How would you describe your leadership or management style? Can you give us a few examples?

I learned very early on in my career that people don’t like being told what to do. Everyone has their own way of getting from A to Z, and you learn it might not be my way, but that’s okay as long as we get to the same outcome. I learned that lesson in my first job. I realized that I may have very specific ideas about how I want things to run, but when your staff reaches a certain size, you can’t be specific on everything. You have to learn to trust and empower people to be able to do great things.

I’m generally not hierarchical and I like to speak with everyone directly and get a lot of opinions. I tend to work in a very agile fashion and like to be in the know. I am also a believer in letting people focus on their strengths and using their strengths at work, getting what they need at work to be their best selves.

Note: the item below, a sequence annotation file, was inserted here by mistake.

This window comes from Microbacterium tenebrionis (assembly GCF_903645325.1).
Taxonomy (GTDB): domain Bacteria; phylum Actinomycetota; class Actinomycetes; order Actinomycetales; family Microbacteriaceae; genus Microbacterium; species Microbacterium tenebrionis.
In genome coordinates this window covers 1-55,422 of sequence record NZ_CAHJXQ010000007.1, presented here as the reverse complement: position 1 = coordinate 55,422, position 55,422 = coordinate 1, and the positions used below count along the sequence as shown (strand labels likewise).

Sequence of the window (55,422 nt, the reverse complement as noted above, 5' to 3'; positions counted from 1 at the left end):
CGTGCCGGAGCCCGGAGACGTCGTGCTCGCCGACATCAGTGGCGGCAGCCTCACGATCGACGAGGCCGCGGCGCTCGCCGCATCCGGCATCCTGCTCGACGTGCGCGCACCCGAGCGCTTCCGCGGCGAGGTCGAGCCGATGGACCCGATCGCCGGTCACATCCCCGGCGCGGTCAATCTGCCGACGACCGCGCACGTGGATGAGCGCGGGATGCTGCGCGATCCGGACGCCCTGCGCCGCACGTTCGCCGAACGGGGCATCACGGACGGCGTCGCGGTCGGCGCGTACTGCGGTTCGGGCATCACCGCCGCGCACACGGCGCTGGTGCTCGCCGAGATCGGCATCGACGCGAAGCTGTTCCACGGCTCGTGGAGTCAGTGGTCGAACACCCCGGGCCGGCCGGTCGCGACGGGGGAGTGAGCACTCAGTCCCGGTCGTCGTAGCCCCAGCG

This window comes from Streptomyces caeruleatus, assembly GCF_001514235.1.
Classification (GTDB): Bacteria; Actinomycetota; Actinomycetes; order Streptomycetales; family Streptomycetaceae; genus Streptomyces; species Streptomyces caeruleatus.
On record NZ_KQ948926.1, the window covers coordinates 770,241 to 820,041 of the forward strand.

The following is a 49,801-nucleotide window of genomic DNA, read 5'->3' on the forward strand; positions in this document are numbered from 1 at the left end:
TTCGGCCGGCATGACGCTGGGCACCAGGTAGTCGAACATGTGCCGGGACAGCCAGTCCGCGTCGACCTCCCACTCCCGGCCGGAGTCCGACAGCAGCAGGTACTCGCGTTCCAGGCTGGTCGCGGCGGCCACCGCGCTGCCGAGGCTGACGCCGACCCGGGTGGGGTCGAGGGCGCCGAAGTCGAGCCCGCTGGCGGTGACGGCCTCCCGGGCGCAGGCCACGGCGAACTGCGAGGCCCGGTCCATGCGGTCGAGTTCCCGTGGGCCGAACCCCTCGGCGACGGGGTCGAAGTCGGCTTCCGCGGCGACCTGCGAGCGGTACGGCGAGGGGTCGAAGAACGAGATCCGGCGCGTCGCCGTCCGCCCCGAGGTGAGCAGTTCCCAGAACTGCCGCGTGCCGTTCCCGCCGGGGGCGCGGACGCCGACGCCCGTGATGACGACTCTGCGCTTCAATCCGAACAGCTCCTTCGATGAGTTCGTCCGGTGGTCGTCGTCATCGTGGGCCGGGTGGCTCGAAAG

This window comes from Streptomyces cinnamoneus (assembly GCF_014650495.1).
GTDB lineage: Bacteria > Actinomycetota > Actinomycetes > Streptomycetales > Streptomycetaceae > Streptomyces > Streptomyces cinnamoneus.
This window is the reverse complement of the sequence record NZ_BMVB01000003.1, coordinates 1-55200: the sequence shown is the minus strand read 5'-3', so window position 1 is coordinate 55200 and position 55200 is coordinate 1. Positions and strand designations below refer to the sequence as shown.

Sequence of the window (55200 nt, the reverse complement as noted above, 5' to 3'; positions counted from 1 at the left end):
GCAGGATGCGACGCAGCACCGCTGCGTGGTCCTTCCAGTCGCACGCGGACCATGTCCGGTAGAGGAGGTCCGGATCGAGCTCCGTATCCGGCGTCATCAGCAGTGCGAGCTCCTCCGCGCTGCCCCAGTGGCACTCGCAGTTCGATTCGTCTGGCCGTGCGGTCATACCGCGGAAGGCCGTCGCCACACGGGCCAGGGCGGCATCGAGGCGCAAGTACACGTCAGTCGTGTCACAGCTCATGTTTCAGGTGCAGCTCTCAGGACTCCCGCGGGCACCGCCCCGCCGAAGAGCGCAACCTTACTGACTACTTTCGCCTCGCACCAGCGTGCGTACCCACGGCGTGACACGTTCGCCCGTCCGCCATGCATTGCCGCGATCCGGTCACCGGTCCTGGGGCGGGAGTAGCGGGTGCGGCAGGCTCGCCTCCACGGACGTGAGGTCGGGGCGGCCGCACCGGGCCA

None of us are able to achieve success without some help along the way. Is there a particular person who you are grateful towards who helped get you to where you are? Can you share a story about that?

Both my parents are entrepreneurs, so I learned an enormous amount by watching them. My father was a real estate entrepreneur, and my mother worked in organizational behavior and communications. She worked with companies and non-profits in the Pacific Northwest on their vision and values. So our dinner-table conversations were not about sports or school. It was more, “Here’s the business problem we’re trying to solve,” and then we’d have a family discussion about it. There’s a lot of hard-work DNA in our family. I was able to watch how hard it is to be an entrepreneur and how great it can feel when you build something successful. Everything had to be earned in my family. If I wanted to ride a horse, I’d have to work at the stable for seven hours before my one-hour horse ride.